For the deposition parameters, careful control of the powder-gas beam focus and precision of nozzle standoff on top of a rising and re-orientating wall is critical in order to maintain a stable melt pool for several hours and for several Km of weld (8 hour build time for the combustor casing). If the melt pool becomes unstable, or begins to wander, then the wall density and surface finish will reduce and the probability of build failure heightens. Beam wander is also caused by the thermal expansion and contraction characteristics of different alloys, giving rise to different levels of wall distortion. A balance of all of these factors has been successfully found for Inconel 718 powder. Although, a small amount of wall distortion in the radial direction still persists in the first 10-15mm of vertical build height before the effect diminishes. This can be anticipated and corrected (but not yet comprehensively managed) through toolpath adjustment. It should also be noted that it is currently unclear whether the use of a TWI modified commercial coaxial nozzle is fundamental to recent success.
Competing 3D printing technology for net shape metal component manufacture is laser and electron beam melting of a powder bed. However, comparatively these technologies have limitations (benchmarked against combustor casing):
- Small build volume (<300mm in xy for many commercial systems)
- Large powder material requirement (~50kg compared to 1.2kg for LMD)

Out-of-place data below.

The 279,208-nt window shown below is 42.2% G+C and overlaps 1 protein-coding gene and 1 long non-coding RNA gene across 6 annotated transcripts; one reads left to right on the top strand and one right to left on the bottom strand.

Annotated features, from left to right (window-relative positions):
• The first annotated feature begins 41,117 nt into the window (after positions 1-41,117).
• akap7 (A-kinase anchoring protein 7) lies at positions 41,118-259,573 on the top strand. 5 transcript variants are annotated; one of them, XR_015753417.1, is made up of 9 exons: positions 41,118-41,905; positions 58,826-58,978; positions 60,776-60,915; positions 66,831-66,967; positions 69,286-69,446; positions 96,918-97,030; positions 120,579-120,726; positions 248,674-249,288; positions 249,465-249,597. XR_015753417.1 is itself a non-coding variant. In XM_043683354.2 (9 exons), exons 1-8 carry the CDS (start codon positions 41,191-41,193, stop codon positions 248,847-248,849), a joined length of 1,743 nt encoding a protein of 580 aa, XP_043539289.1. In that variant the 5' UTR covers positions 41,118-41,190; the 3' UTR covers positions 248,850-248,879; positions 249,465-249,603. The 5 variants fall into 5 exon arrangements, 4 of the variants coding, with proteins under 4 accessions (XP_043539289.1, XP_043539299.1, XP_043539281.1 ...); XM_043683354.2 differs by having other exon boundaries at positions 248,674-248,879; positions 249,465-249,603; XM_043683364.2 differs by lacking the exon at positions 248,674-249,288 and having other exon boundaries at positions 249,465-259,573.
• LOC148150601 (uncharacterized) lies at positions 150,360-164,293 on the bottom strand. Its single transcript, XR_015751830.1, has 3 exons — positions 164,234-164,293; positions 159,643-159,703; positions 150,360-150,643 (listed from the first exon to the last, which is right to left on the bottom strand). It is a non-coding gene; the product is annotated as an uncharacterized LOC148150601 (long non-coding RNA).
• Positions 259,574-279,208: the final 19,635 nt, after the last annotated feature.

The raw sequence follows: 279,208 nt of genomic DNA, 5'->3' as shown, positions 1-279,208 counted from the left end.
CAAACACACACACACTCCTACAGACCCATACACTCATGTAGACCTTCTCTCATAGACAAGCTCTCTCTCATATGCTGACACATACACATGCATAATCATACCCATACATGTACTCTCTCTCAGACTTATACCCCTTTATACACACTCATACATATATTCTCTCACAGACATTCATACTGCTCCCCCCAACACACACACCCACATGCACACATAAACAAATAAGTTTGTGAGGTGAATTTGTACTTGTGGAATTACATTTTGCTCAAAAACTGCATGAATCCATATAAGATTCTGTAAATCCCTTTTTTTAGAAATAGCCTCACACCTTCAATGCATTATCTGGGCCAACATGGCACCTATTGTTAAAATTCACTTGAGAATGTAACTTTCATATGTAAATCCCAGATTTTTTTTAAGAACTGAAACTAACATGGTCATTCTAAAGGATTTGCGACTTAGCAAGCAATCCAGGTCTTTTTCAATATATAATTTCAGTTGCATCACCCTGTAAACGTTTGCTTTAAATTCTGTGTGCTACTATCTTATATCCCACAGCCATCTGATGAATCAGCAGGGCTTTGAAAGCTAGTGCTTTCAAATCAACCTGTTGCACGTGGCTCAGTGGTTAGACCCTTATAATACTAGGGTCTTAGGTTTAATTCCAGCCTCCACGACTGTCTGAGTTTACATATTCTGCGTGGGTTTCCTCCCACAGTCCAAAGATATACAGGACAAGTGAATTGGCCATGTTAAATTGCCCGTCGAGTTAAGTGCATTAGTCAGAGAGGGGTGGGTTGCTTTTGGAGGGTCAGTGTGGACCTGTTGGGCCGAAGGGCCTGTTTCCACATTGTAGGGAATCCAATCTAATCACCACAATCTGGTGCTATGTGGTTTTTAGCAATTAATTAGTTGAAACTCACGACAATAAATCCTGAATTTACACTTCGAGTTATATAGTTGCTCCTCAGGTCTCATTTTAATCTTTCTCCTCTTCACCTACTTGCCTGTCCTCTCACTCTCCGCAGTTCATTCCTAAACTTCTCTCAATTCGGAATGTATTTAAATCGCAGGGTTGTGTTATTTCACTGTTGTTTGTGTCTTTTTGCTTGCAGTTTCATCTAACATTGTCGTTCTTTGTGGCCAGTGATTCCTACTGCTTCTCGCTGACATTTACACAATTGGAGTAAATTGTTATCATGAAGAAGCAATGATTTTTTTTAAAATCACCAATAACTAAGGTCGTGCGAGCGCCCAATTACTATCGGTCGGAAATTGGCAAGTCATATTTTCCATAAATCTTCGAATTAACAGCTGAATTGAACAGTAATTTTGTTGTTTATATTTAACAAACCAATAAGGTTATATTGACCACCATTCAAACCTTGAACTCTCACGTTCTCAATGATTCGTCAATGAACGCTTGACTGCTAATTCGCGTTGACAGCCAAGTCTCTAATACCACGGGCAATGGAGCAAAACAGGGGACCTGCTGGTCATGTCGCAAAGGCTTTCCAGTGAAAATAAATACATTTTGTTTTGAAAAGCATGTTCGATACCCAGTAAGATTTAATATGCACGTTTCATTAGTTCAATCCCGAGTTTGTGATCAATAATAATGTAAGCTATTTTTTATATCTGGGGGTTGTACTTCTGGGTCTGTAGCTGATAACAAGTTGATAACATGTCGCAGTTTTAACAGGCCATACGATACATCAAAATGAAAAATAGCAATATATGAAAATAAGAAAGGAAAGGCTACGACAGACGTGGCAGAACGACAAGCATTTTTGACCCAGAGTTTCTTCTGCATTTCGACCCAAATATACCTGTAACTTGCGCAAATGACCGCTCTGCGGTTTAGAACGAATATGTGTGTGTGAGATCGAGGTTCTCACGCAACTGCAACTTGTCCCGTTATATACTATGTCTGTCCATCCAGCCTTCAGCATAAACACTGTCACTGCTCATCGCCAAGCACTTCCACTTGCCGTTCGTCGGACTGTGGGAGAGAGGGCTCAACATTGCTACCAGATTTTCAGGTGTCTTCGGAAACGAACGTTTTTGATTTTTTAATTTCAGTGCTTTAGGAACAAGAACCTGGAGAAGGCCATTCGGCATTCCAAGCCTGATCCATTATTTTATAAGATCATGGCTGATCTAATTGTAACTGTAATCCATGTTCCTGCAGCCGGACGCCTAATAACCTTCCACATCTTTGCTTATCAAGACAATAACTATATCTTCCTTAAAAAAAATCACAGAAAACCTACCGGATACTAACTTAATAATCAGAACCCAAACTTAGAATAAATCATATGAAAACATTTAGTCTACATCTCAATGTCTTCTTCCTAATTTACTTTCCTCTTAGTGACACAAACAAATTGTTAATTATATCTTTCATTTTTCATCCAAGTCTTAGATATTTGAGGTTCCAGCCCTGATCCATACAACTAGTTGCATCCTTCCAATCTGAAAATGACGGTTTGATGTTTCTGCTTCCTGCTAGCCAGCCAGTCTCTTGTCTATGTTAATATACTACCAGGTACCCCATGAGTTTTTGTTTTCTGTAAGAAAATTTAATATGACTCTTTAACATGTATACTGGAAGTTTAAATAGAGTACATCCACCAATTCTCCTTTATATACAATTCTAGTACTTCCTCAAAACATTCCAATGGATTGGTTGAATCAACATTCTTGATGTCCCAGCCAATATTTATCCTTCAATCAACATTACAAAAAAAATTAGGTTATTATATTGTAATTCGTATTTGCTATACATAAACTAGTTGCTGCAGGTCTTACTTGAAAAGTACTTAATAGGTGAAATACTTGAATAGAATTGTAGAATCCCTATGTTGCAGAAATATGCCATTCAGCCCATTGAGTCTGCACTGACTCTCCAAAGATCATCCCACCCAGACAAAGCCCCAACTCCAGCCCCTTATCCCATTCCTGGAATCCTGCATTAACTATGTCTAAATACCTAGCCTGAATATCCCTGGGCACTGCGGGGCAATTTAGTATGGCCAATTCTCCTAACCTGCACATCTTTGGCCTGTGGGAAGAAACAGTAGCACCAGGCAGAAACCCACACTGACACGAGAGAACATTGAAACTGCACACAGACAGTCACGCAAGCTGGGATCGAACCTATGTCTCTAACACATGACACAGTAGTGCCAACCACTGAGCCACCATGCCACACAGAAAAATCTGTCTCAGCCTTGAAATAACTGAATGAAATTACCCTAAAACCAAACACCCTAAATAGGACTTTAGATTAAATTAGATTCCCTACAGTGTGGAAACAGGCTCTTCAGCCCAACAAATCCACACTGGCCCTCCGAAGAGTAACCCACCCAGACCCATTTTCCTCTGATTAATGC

- Large surplus powder (~49Kg of unused powder compared to 500g post LMD).
Maintaining part quality with the use of recycled powder is a highly debated subject in additive manufacturing, with no clear conclusion. Hence, in a waste conscious environment, LMD would be a very desirable approach for the manufacture of components that exhibit a large minimum-perimeter bounding box but with a small material volume.
Relevant Industry Sectors
Considerable interest has been expressed regarding capability to manufacture components with specific attributes, including: (1) large scale (400-1200mm in diameter), (3) concentric walls, (4) addition of monolithic features on inwards/outwards facing surfaces (bosses, lugs etc.), (5) non axisymmetric contours and (6) different materials (including multiple materials). These requirements are all feasible, but further progress at this early stage of development requires considerable commitment; LMD deposition procedures have to be developed for new materials and new geometries and CAM software tools for different geometric primitives have to be written and beta tested. There is a significant industry pull for this technology that requires the combined efforts of predictive modelling and the net shape production of high-value, complex parts.